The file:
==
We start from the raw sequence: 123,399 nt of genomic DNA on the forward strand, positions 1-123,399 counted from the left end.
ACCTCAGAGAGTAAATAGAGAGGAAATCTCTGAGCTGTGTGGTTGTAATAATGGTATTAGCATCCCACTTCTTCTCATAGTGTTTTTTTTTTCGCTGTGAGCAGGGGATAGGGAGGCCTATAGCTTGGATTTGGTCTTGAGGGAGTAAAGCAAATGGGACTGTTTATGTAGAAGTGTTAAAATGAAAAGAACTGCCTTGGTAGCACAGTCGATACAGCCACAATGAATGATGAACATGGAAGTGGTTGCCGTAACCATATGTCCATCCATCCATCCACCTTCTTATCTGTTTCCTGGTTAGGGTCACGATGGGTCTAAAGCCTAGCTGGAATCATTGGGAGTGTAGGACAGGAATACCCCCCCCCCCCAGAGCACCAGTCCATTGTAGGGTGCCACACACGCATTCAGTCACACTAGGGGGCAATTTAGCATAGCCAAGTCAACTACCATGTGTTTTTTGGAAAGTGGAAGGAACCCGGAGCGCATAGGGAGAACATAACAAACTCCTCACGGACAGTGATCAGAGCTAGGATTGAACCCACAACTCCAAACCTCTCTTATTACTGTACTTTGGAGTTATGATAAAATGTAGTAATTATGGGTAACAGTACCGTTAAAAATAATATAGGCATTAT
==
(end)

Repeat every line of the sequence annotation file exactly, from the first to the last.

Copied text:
We start from the raw sequence: 123,399 nt of genomic DNA on the forward strand, positions 1-123,399 counted from the left end.
ACCTCAGAGAGTAAATAGAGAGGAAATCTCTGAGCTGTGTGGTTGTAATAATGGTATTAGCATCCCACTTCTTCTCATAGTGTTTTTTTTTTCGCTGTGAGCAGGGGATAGGGAGGCCTATAGCTTGGATTTGGTCTTGAGGGAGTAAAGCAAATGGGACTGTTTATGTAGAAGTGTTAAAATGAAAAGAACTGCCTTGGTAGCACAGTCGATACAGCCACAATGAATGATGAACATGGAAGTGGTTGCCGTAACCATATGTCCATCCATCCATCCACCTTCTTATCTGTTTCCTGGTTAGGGTCACGATGGGTCTAAAGCCTAGCTGGAATCATTGGGAGTGTAGGACAGGAATACCCCCCCCCCCCAGAGCACCAGTCCATTGTAGGGTGCCACACACGCATTCAGTCACACTAGGGGGCAATTTAGCATAGCCAAGTCAACTACCATGTGTTTTTTGGAAAGTGGAAGGAACCCGGAGCGCATAGGGAGAACATAACAAACTCCTCACGGACAGTGATCAGAGCTAGGATTGAACCCACAACTCCAAACCTCTCTTATTACTGTACTTTGGAGTTATGATAAAATGTAGTAATTATGGGTAACAGTACCGTTAAAAATAATATAGGCATTAT